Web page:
The easiest way to get a feeling for enrichment analysis is by comparing a small subset of lipids ('target-list') with all the lipids in the experiment ('background-list'). This subset can be derived from many types of analysis. For instance, in a time-course experiment, it can happen that a subset of lipids behaves very similar: these lipids have a high level of correlation with each other. A question that might rise is: do they share certain properties, like lipid class, or level of unsaturation? This question can be addressed in the 'target-list mode'. Simply enter the lipid names from the target-list in the upper panel and enter all lipid names in the experiment in the bottom panel. After submission, the fractions of all LION-terms will be assessed for both the target-list and the background list and compared. This is done by a one-tailed Fisher's exact test. This test will calculate the probability ('p-value') that the fractions of lipids associated with property X in both the target-list and the background-list are the same. In contrast, a low p-value will be returned when property X is more abundant in the target-list than in the background-list. For example, a target-list contains 20 lipids, of which 10 (= 50%) are from the class phospatidylcholine. The background list contains 400 lipids and 50 (= 12.5%) of them are from the class phospatidylcholine. This means that phospatidylcholines are 4x enriched (50 / 12.5 = 4) in the target-list. Indeed, a one-tailed Fisher's exact test returns a p-value of 0.001785476: phospatidylcholines are (very) significantly enriched in the target-list.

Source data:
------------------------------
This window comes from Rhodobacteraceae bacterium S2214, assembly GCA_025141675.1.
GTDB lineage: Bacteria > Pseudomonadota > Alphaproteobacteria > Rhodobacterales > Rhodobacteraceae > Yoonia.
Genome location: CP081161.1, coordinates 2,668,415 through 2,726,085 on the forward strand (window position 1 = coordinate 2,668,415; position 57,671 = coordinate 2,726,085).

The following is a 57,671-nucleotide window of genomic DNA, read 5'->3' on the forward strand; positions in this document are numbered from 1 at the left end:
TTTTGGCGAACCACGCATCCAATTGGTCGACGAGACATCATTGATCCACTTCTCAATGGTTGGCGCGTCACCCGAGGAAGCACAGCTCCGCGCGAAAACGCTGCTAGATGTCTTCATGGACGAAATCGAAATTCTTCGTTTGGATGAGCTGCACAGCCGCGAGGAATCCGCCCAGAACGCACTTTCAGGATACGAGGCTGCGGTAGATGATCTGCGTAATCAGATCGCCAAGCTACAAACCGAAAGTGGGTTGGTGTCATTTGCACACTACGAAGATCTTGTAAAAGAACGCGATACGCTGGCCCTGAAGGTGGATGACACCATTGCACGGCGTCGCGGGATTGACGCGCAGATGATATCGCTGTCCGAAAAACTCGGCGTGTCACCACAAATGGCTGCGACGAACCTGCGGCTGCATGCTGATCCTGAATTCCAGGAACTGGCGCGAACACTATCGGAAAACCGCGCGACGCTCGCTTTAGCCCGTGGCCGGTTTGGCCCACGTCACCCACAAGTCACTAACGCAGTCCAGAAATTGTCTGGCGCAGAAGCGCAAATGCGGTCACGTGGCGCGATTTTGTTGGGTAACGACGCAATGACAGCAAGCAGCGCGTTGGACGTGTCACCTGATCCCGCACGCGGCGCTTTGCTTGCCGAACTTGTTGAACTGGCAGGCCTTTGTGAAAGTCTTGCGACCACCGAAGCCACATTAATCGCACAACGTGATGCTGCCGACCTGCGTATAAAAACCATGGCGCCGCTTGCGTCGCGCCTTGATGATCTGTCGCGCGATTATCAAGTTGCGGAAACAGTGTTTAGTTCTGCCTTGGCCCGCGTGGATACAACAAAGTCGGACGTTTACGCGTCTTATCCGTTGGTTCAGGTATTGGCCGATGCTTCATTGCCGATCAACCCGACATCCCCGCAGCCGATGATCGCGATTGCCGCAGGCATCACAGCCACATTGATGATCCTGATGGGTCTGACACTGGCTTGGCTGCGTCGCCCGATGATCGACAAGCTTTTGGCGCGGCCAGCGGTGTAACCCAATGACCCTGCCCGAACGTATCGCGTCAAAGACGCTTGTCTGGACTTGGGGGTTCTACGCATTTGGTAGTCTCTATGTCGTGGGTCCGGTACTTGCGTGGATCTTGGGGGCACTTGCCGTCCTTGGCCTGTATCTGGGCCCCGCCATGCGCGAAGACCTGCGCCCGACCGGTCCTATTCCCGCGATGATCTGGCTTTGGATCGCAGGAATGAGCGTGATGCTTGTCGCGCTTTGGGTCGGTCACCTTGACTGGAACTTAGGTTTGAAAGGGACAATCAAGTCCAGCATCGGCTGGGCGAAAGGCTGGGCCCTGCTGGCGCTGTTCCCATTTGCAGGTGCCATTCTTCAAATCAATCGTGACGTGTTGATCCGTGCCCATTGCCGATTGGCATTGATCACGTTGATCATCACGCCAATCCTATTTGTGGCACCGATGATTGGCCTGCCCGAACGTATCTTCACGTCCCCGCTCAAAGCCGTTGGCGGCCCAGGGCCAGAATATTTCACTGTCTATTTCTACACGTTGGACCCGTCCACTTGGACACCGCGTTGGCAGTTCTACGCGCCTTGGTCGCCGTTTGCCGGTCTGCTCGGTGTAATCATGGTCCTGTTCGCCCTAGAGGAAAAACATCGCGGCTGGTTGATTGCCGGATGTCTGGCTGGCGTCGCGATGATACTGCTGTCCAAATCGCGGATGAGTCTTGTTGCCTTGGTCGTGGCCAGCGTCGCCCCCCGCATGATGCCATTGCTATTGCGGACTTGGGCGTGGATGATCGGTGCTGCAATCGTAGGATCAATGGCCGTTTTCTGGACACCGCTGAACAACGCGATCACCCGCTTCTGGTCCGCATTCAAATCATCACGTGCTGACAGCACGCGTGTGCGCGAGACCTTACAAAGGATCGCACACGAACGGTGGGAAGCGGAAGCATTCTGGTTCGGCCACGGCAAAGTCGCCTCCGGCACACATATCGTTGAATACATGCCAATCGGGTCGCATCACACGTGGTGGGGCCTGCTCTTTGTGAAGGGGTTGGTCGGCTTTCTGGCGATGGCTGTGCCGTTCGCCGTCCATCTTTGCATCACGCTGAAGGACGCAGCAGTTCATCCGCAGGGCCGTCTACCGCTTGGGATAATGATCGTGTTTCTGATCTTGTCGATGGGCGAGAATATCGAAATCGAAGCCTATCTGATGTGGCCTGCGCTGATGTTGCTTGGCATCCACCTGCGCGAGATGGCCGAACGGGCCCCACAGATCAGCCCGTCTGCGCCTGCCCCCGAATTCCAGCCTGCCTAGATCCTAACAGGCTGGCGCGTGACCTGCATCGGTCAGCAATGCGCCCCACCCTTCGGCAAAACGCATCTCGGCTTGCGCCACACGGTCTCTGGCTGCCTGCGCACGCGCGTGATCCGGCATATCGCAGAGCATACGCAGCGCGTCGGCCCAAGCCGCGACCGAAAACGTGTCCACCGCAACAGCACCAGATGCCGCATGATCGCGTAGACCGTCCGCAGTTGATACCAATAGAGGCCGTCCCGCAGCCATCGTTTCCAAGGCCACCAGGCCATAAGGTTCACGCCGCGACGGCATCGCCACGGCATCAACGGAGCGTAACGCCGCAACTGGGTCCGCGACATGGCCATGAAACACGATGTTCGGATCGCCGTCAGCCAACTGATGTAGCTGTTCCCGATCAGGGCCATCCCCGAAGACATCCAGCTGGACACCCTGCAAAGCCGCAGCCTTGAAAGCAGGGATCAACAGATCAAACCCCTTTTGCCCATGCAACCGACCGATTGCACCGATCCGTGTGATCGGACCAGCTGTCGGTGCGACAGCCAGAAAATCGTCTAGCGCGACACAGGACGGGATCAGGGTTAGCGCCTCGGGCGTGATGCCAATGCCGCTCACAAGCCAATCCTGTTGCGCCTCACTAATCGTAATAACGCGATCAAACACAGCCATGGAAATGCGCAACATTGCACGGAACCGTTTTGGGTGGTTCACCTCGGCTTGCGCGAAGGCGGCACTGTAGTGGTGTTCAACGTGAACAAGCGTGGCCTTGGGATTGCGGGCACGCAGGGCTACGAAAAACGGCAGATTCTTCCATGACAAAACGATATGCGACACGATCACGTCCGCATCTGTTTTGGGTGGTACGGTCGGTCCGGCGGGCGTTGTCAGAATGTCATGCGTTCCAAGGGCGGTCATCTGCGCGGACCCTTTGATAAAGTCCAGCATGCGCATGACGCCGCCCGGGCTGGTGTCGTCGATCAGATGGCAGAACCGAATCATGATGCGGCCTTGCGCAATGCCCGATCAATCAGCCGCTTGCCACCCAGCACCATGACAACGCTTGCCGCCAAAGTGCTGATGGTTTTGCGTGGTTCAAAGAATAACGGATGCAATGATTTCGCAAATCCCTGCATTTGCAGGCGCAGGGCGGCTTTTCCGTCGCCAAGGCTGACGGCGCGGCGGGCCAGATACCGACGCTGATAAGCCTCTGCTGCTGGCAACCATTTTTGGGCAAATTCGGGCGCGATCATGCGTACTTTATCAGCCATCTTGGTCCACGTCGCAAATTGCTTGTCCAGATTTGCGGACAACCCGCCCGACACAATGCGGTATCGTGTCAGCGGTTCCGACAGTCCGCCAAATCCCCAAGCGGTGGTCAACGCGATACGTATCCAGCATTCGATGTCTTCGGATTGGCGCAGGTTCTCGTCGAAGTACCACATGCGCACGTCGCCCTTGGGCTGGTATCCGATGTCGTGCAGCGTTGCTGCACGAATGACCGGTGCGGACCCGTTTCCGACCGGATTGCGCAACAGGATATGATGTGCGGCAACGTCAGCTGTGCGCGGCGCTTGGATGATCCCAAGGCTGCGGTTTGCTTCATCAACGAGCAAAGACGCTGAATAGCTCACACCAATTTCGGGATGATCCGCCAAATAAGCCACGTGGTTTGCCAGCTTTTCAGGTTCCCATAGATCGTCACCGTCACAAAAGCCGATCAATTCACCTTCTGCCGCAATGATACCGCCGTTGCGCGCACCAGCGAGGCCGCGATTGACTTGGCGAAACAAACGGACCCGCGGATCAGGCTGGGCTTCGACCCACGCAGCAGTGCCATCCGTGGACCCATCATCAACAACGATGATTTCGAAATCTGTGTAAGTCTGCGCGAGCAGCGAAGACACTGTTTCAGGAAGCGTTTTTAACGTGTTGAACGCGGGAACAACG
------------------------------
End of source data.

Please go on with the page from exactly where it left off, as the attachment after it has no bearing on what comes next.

Sometimes there is no obvious 'target-list' available. For instance, if you want to compare the lipidomes of condition B with condition A. Although it is possible to construct a target-list (for example, by p-value or fold-change thresholding), the choice of an arbitrary threshold will affect the outcomes. To circumvent this, there is another enrichment analysis mode called 'ranking mode'. In this mode, lipids will be ranked based on a 'local statistic' (see next sub-section). To assess enrichment, the distribution of property X ('LION-term') will be analyzed. For example, in a lipidomics dataset with 400 lipids, 50 lipids are of the class phospatidylcholine. All lipids from this dataset are ranked by comparing (by 'local statistic') the concentrations of condition B vs. condition A. Lipids that are abundant in condition B are ranked higher, whereas abundant lipids in condition A are ranked lower. Now the distribution of phospatidylcholine will be analyzed. By chance, a uniform distribution of the 50 lipids is expected. However, when these lipids are found higher in the ranked list than one would expect by chance, phospatidylcholines are likely to be enriched in condition B. In LION/web, LION-term distributions will be assessed by one-tailed Kolmogorov–Smirnov tests, resulting in probabilities ('p-values') that distributions are a result of chance. In contrast, low p-values will be returned when LION-terms are higher ranked than expected by chance: this term is enriched.